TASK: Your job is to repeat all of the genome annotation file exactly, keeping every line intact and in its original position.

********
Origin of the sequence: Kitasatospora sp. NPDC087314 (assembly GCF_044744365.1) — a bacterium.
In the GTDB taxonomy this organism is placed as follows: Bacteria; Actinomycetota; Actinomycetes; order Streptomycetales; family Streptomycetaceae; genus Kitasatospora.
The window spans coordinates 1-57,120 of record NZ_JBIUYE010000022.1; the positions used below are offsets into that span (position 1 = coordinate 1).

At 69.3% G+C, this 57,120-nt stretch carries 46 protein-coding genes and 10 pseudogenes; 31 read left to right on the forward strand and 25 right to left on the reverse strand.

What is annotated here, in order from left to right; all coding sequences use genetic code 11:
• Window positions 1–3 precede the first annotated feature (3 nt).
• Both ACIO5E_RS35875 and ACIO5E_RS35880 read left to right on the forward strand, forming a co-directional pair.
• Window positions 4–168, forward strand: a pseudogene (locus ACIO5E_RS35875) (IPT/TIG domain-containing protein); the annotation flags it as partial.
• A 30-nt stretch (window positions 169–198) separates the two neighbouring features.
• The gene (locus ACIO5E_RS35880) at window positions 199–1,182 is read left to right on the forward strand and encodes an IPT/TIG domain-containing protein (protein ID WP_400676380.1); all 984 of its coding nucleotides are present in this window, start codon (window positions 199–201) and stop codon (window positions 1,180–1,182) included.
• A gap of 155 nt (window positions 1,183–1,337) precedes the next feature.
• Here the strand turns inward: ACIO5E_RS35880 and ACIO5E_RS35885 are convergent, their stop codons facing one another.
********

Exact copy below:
Origin of the sequence: Kitasatospora sp. NPDC087314 (assembly GCF_044744365.1) — a bacterium.
In the GTDB taxonomy this organism is placed as follows: Bacteria; Actinomycetota; Actinomycetes; order Streptomycetales; family Streptomycetaceae; genus Kitasatospora.
The window spans coordinates 1-57,120 of record NZ_JBIUYE010000022.1; the positions used below are offsets into that span (position 1 = coordinate 1).

At 69.3% G+C, this 57,120-nt stretch carries 46 protein-coding genes and 10 pseudogenes; 31 read left to right on the forward strand and 25 right to left on the reverse strand.

What is annotated here, in order from left to right; all coding sequences use genetic code 11:
• Window positions 1–3 precede the first annotated feature (3 nt).
• Both ACIO5E_RS35875 and ACIO5E_RS35880 read left to right on the forward strand, forming a co-directional pair.
• Window positions 4–168, forward strand: a pseudogene (locus ACIO5E_RS35875) (IPT/TIG domain-containing protein); the annotation flags it as partial.
• A 30-nt stretch (window positions 169–198) separates the two neighbouring features.
• The gene (locus ACIO5E_RS35880) at window positions 199–1,182 is read left to right on the forward strand and encodes an IPT/TIG domain-containing protein (protein ID WP_400676380.1); all 984 of its coding nucleotides are present in this window, start codon (window positions 199–201) and stop codon (window positions 1,180–1,182) included.
• A gap of 155 nt (window positions 1,183–1,337) precedes the next feature.
• Here the strand turns inward: ACIO5E_RS35880 and ACIO5E_RS35885 are convergent, their stop codons facing one another.